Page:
Another consortium for web improvement is the not-for-profit Internet2. Founded in 1996, it is primarily a coalition of university researchers with the goal developing new protocols facilitating applications that require very high bandwidth as well as very low while taking into consideration controlled delays emergent in signal processing along the way.
The new internet.org proposal would appear to be riding on this long wave of innovation but also seeking out low-cost options for web usability that are elegant in their simplicity while still having enough grunt for basic access needs.
Most likely the plan of Zuckerberg and company is for cheap accessibility to information for the masses, and not creating an easy portal for downloading huge amounts of audio-visual data.
In a sense, it is a scheme to give the world a global library that all can share.
In recent times, strategies for low-cost provision of internet access have been touted by other leading tech luminaries, such as Skype co-founder Niklas Zennström and Kim Dotcom of Megaupload fame, in addition to Google’s Project Loon, launched in June this year, which aims to dole out broadband for all via floating servers in the sub-stratosphere.
Kim Dotcom’s eccentric scheme of free, low-data internet access for domestic residences in New Zealand was to be subsidised with funds won from lawsuits against Hollywood and the US government that the disgruntled ex-Megaupload chief was intending to mount.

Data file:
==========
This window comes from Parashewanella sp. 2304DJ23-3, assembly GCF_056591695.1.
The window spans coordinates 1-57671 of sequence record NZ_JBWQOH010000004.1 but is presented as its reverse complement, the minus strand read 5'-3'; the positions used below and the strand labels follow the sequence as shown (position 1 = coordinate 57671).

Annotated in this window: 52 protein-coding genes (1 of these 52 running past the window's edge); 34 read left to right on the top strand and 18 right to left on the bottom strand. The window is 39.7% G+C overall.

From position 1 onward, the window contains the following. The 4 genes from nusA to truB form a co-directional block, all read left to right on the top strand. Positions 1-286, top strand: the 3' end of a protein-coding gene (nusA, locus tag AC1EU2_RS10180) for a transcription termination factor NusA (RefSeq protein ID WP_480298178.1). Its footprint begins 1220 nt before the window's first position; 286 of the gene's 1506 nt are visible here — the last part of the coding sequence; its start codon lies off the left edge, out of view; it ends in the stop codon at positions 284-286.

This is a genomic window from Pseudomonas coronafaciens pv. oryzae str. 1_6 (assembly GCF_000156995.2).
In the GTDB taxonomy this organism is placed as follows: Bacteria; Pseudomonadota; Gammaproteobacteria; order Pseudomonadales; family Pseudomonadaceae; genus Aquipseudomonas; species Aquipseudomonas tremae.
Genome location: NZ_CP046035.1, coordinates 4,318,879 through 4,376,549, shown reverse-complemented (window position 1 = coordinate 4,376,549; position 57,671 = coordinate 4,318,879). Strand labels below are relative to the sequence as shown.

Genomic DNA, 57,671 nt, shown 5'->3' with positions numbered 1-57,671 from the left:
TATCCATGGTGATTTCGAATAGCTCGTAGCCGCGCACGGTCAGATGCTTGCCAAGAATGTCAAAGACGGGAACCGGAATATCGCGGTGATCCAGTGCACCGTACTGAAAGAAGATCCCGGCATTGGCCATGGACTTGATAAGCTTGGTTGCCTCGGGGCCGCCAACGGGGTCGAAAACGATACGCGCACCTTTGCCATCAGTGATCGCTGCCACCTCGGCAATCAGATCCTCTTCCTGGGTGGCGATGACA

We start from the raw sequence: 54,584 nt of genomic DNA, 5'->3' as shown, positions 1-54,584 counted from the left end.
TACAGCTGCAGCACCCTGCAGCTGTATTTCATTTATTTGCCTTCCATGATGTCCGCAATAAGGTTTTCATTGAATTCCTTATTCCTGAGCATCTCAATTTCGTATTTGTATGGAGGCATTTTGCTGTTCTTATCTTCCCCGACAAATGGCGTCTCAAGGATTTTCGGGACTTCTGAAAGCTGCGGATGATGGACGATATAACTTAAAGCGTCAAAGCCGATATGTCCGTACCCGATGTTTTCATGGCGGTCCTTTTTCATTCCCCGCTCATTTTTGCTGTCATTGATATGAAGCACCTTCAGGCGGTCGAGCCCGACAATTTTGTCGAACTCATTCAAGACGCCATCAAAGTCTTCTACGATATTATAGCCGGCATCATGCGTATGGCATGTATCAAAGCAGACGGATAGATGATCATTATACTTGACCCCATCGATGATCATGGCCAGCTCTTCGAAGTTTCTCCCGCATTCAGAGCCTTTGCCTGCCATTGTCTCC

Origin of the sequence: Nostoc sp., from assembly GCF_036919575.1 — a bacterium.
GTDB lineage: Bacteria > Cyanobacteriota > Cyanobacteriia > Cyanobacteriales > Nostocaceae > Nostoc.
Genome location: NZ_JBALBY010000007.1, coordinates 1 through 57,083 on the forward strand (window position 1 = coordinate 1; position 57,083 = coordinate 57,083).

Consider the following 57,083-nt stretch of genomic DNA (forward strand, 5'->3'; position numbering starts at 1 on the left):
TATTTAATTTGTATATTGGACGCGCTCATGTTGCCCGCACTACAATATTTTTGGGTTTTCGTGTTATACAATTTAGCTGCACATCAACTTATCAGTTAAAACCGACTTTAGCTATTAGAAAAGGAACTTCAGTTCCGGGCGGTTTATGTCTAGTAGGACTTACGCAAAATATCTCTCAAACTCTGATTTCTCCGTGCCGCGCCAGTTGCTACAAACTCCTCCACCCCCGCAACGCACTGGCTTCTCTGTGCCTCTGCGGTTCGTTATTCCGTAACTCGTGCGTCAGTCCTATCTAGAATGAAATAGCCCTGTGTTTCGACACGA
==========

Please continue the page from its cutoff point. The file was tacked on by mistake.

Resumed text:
The Zennstrom-backed FreedomPop, founded in 2011, claims to be the first US wireless internet service provider to have pledged the delivery of “100% free” fourth-generation (4G) mobile broadband internet access to its subscribers.
But it would appear to be more of a freemium model with users being given 500MB of data gratis – anything above is presumably subject to a fee. But this would probably be sufficient for basic information access and the FreedomPop liberation mantra is similar to the new internet.org ethos, namely that “the internet is a right, not a privilege”.
A retrospective look
When television was first invented, it too was seen as a potential force for the greater good through public education and the freemium model also arose in its use, primarily for entertainment in the long run.
In retrospect, though, could one also have said that television is a right?
Critics of internet.org claim that the “greater good” pitch is one that would ultimately add more to Facebook’s coffers.
If it does improve democratic access will it be to a “walled garden” on the internet governed by Facebook? This is the same, for example, as a radio station giving away receivers that are tuned only to their particular frequency. That would be restricting competition.
Facebook is still a generic conduit to information. From an ethical vantage, cynicism regarding internet.org could perhaps be subdued if happiness increases for those denied entry to any kind of digital domain.
As the old saying goes, any journey must begin with a single step, however humble that may be.
John Lenarcic does not work for, consult to, own shares in or receive funding from any company or organisation that would benefit from this article, and has no relevant affiliations. This article was originally published at The Conversation. Read the original article.